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LOUISVILLE, Ky. (WDRB) -- A new reports shows that Kentucky students posted major improvements in the classroom.
On Tuesday, Gov. Steve Beshear and Education Commissioner Terry Holliday released a progress report on the state of education in Kentucky. They're touting an 86% high school graduation rate for the state in 2013, which is among the highest in the nation. College and career readiness scores improved by 7 points, though they still show only 54 percent of students prepared for success after high school.
Transformational change is what we're seeing," Beshear said Tuesday. "This is a huge change for Kentucky."
Specific data in core subjects, broken down by district and individual schools, will be made public on September 27th. "We are predicting that next week you see improvements in reading, math, science and social studies, all across the board," Holliday said.
It's welcomes news to Beshear. He admits at times Kentucky's educational progress has been embarrassing and even cringe-worthy when compared to the rest of the country. Reforms started in 2009. Senate Bill 1, made classes more rigorous and better prepared teachers to teach.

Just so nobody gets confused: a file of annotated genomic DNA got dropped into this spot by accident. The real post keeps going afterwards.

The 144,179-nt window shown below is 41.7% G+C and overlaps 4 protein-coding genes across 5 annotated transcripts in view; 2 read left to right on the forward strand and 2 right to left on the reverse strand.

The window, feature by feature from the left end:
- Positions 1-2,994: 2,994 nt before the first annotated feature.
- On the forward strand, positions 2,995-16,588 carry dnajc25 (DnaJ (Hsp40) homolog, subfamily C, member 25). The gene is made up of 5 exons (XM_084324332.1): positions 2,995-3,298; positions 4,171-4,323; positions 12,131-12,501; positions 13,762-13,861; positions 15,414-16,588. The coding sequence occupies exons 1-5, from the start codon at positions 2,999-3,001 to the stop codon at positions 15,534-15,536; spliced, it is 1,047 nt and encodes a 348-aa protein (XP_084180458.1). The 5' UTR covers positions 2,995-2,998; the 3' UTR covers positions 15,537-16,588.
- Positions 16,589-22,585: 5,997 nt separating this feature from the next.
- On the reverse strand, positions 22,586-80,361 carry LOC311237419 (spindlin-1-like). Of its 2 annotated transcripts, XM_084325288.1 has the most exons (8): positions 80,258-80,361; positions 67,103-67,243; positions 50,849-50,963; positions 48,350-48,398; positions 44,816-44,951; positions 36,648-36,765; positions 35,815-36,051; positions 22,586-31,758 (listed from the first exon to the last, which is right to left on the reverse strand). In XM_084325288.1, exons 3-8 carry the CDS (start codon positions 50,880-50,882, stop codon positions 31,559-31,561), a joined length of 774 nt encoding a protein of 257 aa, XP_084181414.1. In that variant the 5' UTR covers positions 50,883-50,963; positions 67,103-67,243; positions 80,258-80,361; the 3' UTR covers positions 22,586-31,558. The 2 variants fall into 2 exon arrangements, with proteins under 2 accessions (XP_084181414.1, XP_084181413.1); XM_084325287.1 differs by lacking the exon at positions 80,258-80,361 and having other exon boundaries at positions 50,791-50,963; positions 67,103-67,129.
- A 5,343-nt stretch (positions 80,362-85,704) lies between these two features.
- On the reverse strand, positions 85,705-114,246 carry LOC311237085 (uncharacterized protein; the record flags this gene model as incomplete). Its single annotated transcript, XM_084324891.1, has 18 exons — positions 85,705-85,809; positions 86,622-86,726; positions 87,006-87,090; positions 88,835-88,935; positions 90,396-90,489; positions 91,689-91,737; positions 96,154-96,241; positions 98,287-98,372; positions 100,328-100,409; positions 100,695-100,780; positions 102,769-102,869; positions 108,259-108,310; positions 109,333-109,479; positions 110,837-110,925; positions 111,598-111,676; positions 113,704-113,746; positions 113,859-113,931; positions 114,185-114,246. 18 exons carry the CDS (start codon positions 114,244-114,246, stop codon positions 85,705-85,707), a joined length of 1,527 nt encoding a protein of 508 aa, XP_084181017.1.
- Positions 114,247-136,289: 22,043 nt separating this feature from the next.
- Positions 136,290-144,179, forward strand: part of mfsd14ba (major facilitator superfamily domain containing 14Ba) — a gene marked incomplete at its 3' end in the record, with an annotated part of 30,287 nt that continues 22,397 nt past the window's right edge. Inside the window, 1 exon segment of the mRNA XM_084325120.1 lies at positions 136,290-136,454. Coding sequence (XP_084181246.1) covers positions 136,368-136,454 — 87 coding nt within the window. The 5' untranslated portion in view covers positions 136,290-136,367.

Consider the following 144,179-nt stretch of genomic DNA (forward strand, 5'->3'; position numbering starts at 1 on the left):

WDRB's Gilbert Corsey spoke specifically about Jefferson County Public Schools with Education Commissioner Holliday because the district is home to 18 of the state's 41 lowest achieving schools. Holliday said, "We're predicting 10 of the 18 schools made good progress. There are schools in Jefferson County that you'll see have gone from the bottom five percent to the upper quartile."
Holliday said Fern Creek High School is one of them. Teacher Joseph Franzen said teachers have been talking about the scores on campus but don't yet officially know the gains. Franzen said, "It's definitely an affirmation of our work but not so much a relief because with teaching there's never an end."